Record Display for the EPA National Library Catalog


OLS Field Name OLS Field Data
Main Title Modeling Impacts of Acid Precipitation for Northeastern Minnesota.
Author Schnoor, J. L. ; Palmer, W. D. ; Glass, G. E. ;
CORP Author Environmental Research Lab.-Duluth, MN. ;Iowa Univ., Iowa City. Div. of Energy Engineering.
Year Published 1985
Report Number EPA/600/D-85/035;
Stock Number PB85-170181
Additional Subjects Water pollution ; Mathematical models ; Transport of properties ; Air pollution ; Minnesota ; Northeast Region(United States) ; Assessments ; Hydrology ; Geochemistry ; Lakes ; Streams ; Acid rain ; Northeast Region(Minnesota) ; Path of pollutants ; Ecosystem ; Wet deposition ; Dry deposition
Library Call Number Additional Info Location Last
NTIS  PB85-170181 Most EPA libraries have a fiche copy filed under the call number shown. Check with individual libraries about paper copy. 06/21/1988
Collation 42p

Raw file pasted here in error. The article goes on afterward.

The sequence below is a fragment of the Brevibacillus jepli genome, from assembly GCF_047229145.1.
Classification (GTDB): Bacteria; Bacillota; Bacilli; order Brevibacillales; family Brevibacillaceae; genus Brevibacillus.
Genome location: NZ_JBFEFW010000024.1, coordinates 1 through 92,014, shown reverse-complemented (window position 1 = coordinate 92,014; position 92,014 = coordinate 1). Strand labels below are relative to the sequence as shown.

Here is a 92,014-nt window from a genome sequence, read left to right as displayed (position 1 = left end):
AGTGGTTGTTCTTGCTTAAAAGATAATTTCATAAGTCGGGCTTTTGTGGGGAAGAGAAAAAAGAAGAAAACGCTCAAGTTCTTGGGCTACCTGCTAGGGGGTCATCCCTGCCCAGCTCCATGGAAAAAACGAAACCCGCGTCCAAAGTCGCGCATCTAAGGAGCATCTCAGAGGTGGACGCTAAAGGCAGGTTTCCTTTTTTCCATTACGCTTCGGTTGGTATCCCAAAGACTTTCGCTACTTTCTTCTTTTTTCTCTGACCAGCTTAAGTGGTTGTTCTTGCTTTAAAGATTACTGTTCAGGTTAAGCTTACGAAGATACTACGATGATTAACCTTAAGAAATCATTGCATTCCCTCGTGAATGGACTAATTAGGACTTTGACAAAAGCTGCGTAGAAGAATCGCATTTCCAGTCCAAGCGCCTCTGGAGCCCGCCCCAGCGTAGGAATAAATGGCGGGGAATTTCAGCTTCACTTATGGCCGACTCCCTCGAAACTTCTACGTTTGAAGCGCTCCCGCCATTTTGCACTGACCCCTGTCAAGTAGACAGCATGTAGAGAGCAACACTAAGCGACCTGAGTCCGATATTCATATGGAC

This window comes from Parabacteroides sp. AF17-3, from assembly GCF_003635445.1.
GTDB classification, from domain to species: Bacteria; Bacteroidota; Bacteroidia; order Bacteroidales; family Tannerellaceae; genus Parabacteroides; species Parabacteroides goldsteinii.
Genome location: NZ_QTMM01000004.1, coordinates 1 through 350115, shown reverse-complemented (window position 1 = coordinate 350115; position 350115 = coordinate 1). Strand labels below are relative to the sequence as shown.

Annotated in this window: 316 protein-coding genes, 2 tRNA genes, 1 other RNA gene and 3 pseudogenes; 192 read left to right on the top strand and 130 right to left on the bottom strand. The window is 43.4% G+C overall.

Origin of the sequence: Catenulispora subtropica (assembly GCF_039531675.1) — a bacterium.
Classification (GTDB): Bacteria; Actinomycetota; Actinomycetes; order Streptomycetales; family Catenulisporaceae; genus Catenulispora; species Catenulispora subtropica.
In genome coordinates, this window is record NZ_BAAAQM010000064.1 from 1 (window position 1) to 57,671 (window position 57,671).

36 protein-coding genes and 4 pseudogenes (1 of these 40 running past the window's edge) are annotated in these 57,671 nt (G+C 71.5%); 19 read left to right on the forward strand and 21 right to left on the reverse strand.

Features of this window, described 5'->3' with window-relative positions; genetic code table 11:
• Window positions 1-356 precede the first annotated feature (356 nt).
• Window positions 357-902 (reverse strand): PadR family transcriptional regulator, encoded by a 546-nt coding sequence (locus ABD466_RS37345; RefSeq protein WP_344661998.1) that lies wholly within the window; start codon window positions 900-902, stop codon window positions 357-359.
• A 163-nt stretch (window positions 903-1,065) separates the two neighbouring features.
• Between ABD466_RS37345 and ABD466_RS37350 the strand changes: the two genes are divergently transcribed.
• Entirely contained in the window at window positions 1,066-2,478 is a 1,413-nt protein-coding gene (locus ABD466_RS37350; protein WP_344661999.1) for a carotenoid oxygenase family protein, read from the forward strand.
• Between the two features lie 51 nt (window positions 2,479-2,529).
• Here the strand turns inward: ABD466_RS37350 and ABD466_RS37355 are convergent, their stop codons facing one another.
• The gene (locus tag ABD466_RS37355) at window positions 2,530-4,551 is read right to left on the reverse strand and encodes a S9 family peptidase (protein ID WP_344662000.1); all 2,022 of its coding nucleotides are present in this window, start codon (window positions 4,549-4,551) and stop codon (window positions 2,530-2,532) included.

The acidification of lakes and streams due to acid precipitation has been documented in southern Sweden and Norway, the northeastern United States and southern Ontario. Geochemistry and regional lithology are recognized to be important factors in the susceptibility of lake ecosystems to acid precipitation. Local soils, glacial deposits and bedrock undergo biological and chemical weathering reactions to consume protons and release base cations - the greater is the total alkalinity production in the watershed, the greater is the capacity to neutralize acid loadings. Acid loadings are composed of wet and dry deposition to a watershed, and these are also important factors in the degree of acidification of lakes. A schematic of the trickle-down model, which is used in acid precipitation assessments, is shown. The hydrology and geochemistry of the watershed determine the chemical weathering rate and thus are key factors in the susceptibility of lakes to acidification. In this chapter, lakes in northeastern Minnesota serve as case studies, where igneous bedrock and a lack of calcareous overburden are sufficient to classify the region as sensitive to acid rain. The volume-weighted acidity of precipitation pH ranges 4.6-4.85. These are threshold cases where it is not certain whether present acid loadings are acidifying lakes.